Sports massage is a form of physical therapy that is designed to help athletes prepare and recover from intense training and activity. This style of massage aims to prevent injury while supporting the repair of damaged muscles, tendons and soft tissues.
When is the right time to get one?
There is no right answer for this question as it’s subjective. Generally speaking, however, there are four main categories of sports massage: Pre, post, general and injury-specific.
Each category has a different purpose.
The main purpose of this style is to prepare the body for intense exercise or for an event. While some people prefer a light session, others request intense, deep work a couple days before or the night before an event.
The nature of the session depends on the request of the client. Trained masseuses adjust their routines to suit the wants and needs of their clients, especially the intensity of the session.
The athlete should feel light and refreshed after the session, not still and sluggish. Pre-event massages usually involve light strokes, dynamic/isolated stretching, and deep tissue techniques.
The goal of a post-event massage is to minimize the onset of muscle soreness. In most cases, a runner will need a post-event massage within 26 hours of an intense workout or event to stop the body from becoming sore.
Since the muscles can undergo micro-trauma and tearing, it’s important to help the body heal. Unlike the pre-event massage, the post-event massage is lighter but slightly deeper.
It uses slow, flushing and controlled strokes as to avoid causing further damage to the muscles. It incorporates static stretching into the session, using 30-second holds to massage certain regions on the body.
Apart from the massage, athletes can also take ice baths after stretching to decrease post-work out trauma. The combination of these two treatments can drastically speed up recovery.
The purpose of a general massage is to loosen tight muscles, enhance range of motion, release trigger points and minimize the chance of injury. Generally speaking, runners tend to respond better to deep tissue work when experiencing a general massage.
It is the job of the masseuse to alter the intensity of the massage to ensure that it’s effective but won’t cause further damage. If the runner continues to experience painful, burning aches more than 36 hours after a general massage, it’s usually a sign that the masseuse has applied too much pressure.
Injury massage is slightly more specific than the previous styles. It is usually done to heal a specific damaged muscle, ligament or tendon. This style can be incredibly effective when applied appropriately and by a trained expert.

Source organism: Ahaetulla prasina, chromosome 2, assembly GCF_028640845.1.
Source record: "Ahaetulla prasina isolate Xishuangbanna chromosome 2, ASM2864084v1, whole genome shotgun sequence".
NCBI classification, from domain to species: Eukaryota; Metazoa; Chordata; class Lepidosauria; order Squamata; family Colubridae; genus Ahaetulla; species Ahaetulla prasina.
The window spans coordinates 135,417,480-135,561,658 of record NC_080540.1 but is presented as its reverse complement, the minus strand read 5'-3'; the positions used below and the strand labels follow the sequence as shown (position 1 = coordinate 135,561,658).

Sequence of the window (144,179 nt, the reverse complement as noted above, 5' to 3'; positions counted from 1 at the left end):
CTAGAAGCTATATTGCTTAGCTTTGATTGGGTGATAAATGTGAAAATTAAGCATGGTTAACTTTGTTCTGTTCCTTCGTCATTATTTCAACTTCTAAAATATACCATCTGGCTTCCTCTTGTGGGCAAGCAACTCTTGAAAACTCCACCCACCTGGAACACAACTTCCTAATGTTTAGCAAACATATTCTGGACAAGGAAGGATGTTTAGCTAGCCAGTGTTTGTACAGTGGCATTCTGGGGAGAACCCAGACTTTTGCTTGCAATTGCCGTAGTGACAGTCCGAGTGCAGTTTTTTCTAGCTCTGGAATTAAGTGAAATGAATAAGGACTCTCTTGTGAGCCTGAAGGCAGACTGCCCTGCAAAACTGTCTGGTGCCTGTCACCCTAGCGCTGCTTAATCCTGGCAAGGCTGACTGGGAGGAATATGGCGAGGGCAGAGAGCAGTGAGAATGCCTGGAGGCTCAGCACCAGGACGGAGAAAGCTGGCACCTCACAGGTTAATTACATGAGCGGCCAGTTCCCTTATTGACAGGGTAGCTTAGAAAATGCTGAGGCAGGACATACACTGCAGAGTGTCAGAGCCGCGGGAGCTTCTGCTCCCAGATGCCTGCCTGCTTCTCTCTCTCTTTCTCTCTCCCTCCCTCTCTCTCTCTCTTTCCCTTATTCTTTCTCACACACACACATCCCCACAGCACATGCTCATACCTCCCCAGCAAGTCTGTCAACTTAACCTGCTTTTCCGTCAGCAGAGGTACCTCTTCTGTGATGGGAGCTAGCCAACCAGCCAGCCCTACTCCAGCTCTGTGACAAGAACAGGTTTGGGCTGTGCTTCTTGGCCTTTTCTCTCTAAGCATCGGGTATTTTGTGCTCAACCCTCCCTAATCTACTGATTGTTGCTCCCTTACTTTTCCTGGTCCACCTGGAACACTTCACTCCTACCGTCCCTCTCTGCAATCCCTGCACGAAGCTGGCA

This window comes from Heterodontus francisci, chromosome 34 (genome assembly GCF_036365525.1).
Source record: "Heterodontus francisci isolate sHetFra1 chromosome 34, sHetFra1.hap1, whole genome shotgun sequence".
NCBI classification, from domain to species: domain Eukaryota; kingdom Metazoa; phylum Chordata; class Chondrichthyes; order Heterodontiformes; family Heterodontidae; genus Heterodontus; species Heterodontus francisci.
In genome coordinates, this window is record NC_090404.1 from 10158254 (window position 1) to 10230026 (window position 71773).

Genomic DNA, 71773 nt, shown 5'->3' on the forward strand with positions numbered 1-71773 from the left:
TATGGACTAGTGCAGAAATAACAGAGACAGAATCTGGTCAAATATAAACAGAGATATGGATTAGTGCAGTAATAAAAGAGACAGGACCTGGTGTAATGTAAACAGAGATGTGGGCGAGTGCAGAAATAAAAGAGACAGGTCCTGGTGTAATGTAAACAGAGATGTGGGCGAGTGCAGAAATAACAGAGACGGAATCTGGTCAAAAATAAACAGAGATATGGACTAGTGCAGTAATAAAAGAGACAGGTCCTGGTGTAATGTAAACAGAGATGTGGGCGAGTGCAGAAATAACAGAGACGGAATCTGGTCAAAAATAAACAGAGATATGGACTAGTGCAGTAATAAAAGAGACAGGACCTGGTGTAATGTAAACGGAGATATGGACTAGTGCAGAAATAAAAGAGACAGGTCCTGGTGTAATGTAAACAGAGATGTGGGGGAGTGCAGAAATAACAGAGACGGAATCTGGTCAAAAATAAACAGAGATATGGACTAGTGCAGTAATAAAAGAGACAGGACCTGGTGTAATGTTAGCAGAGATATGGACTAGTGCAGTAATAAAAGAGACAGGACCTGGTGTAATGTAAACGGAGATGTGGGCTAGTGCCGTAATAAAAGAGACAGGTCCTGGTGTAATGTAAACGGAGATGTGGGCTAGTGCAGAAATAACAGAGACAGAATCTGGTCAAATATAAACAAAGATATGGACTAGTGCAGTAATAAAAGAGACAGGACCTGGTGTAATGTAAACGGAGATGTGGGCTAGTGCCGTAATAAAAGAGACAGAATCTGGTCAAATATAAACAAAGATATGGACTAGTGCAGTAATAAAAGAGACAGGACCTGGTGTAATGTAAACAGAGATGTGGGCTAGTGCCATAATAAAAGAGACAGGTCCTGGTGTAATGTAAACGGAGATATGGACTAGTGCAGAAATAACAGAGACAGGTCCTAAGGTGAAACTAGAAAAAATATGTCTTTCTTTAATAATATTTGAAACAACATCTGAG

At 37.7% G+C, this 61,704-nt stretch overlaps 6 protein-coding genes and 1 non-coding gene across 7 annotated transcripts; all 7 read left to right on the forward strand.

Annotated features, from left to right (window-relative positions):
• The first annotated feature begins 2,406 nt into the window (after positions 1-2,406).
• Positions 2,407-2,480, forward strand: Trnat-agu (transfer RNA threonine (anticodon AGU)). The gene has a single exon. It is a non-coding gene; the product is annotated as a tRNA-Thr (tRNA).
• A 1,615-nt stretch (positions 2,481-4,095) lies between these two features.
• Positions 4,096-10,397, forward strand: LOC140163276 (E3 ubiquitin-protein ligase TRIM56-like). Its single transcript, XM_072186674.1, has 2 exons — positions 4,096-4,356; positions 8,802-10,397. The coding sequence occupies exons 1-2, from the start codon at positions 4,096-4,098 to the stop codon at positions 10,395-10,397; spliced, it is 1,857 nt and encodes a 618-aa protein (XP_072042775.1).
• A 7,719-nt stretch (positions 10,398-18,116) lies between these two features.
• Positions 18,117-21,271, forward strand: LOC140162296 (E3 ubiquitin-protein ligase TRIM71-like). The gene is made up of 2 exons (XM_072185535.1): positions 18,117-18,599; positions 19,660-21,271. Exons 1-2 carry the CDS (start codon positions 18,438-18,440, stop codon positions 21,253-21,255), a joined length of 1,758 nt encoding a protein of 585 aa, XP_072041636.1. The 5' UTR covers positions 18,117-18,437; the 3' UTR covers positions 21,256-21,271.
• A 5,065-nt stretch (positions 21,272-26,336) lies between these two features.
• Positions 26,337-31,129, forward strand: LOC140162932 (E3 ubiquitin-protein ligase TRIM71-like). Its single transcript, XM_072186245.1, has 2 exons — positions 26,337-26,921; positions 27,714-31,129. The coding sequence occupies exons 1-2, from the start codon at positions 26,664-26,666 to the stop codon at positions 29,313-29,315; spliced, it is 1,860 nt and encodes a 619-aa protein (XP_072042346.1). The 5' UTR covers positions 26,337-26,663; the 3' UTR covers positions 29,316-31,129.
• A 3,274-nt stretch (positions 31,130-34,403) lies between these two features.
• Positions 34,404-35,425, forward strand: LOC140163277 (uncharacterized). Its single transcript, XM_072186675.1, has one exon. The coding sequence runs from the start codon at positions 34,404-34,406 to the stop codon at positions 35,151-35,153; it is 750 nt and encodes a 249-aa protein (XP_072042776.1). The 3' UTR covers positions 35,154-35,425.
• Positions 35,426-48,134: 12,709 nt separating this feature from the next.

Similarly, athletes are advised to work alongside a doctor or physical therapist before establishing a proper treatment plan. Every injury is unique and each treatment plan should depend on the extent or nature of the injury.
Common injuries among runners
Tendinopathies- This is an injury to one or more tendons. Trained masseuses use deep, stripping strokes on the tendon and also perform cross-fiber friction to help heal the area. You’ll need to apply ice to the injured tendon for 10-15 minutes.
Ligamentous- This is an injury to one or more ligaments and is treated similarly to tendinopathies. It also incorporates deep, stripping strokes and cross-fiber friction.
Strained muscles- Strained muscles should be treated no more than twice a week since the muscles also need time to relax between sessions. Masseuses apply deep work around the area and use light, flushing strokes on the strained muscle.
When the muscles start to heal, the masseuse will use deeper strokes and cross-fiber friction on the actual area of injury. Gradually, the intensity of the static stretch will increase and resistive stretching will be introduced towards the end.
Iliotibial Band- This is one of the most common injuries among runners. Also called as Iliotibial (IT) band syndrome, it is usually detected through pain on the outside of the knee. Treatment usually includes intense, deep massage techniques in order to work three of the gluteal muscles: the tensor fasciae, latae and the band.
Achilles Tendinopathy- This is an injury associated with the Achilles heel. Masseuses usually start with deep, stripping techniques, since the muscles and Achilles are connected, and these can tug on the tendon when tight.
Runner’s knee- Runner’s knee is easily distinguishable because it causes pain behind or around the knee. Although common among runners, it is exclusive to them. In most cases, the underlying cause is muscular imbalance in the four quad muscles.
Physiotherapist and chiropractor, Greg Lehman believes that one of the main benefits of sports massage for runners is pain relief.
“Pain changes how we function and can even inhibit healing. Massage may also help with recovery after a workout and may help get us out of a stress dominated state of our nervous system.”
He also put emphasis on how relaxation is an overlooked, yet critical aspect of a runner’s training regime. He explained that stress can impact all elements of training, including mental strength and focus.
Studies have shown that regular massage therapy can reduce stress hormones, such as cortisol. At the same time, it can also encourage the production of hormones, such as oxytocin, which increase happiness and relaxation. The benefits of massage suggest that runners, and most athletes for that matter, can recover faster after a hard workout or an event with the help of sports massage.
All runners are prone to injury and sports massage is one good way to prevent that. If you aren’t comfortable seeking help from a massage therapist, self-massage is a free and easy alternative you can try.
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